as it discovers disposed client objects, if you choose to supply it
with a client when you subscribe.

The only thing I don't know is whether it deals "nicely" with
multithreading, so... caveat multeos threadus.

Feb 14 '06 #10
I think it's visual studio. I copied and pasted the code into a text
editor (column problems there), cleaned it up, and then pasted it into
visual studio.
Problem still occurs. Annoying.

Feb 14 '06 #11
You don't say anything about the intended lifetime of the customer objects.

Event handlers can be removed as well as added. So you may want to make your
customers implement IDisposable and have Dispose remove the handler.

<an*************@gmail.com> wrote in message
news:11**********************@z14g2000cwz.googlegr oups.com...
The way I understand it, if I have an object Listener that has
registered as a listener for some event Event that's produced by an
object Emitter, as long as Emitter is still allocated Listener will
stay alive. Is this correct?
If this is correct, I've got a problem. Let's say I've got an object
Customer that has an PurchaseList (Collection) of Purchase objects.
Now, these Purchase objects were pulled from a datasource Datasource.
The datasource has a event ItemDeleted that is triggered whenever a
Purchase object is deleted. Customer has registered to listen for that
event, in order to remove the Purchase object from it's ArrayList if
nessesary. The lifetime of the Datasource is the lifetime of the app.
This means that every Customer exists in memory until the application
ends.
Is there a better way? I've thought about removing the ArrayList and
just retrieving and returning the Purchases whenever they are needed,
but that breaks a few other things I'm trying to do. Mainly, I've got
a control that encapulates the view of a Customer, that has a listview
of Purchases. When a Purchase is deleted/updated/added I'd like the
the listview to be notified (the PurchaseList fires events whenever
Purchases are added/removed/or modified). If I created the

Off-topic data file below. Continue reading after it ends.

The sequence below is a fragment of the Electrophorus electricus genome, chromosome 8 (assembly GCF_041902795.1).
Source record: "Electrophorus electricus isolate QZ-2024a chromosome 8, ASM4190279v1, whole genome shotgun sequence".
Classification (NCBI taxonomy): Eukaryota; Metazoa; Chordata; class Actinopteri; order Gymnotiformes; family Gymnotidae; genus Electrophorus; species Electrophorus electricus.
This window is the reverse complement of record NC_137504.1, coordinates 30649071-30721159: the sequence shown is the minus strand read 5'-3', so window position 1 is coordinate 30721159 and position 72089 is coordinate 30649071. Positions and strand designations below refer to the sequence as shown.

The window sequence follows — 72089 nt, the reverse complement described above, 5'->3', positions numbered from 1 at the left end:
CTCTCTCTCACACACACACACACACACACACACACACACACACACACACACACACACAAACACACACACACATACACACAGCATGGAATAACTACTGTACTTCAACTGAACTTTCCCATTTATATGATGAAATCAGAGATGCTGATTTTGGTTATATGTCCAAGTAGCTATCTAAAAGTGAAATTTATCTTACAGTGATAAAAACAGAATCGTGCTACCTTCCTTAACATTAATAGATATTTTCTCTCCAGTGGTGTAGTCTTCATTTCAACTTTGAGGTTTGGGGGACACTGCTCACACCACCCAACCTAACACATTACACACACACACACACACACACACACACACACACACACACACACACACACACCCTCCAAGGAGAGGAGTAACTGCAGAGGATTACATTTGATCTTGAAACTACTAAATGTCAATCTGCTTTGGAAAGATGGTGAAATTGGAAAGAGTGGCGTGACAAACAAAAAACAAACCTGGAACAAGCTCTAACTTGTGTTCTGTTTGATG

PurchaseList each time it's was used, I'd lose that ability, each
PurchaseList would be disconnected from the datasource and be unaware
of any modifications.
Any suggestions?

Feb 15 '06 #12
The only problem with using IDisposable in this case is that it
violates a design rule for .NET, which is that it's never _necessary_
to call Dispose() in order to free an object. Dispose() may cause the
object's resources to be freed sooner, which may be preferable to
waiting for the garbage collector to get around to cleaning them up,
but failing to call it doesn't result in a memory leak.

I had considered using IDisposable... it would certainly be simpler...
but then that would put me back in the world of C / C++ in which I'm
managing the memory. One missed call to Dispose() and I have a true
memory leak on my hands.

The WeakReference solution avoids this problem.

Feb 15 '06 #13

"Bruce Wood" <br*******@canada.com> wrote in message
news:11*********************@f14g2000cwb.googlegro ups.com...
The only problem with using IDisposable in this case is that it
violates a design rule for .NET, which is that it's never _necessary_
to call Dispose() in order to free an object.
I only say IDisposable because it has extra language support.
You could use any method.

You are not violating a design rule about resources anymore than if you held
onto the objects with a direct reference and had a method to set the
reference to null.
Dispose() may cause the
object's resources to be freed sooner, which may be preferable to
waiting for the garbage collector to get around to cleaning them up,
but failing to call it doesn't result in a memory leak.

I had considered using IDisposable... it would certainly be simpler...
but then that would put me back in the world of C / C++ in which I'm
managing the memory. One missed call to Dispose() and I have a true
memory leak on my hands.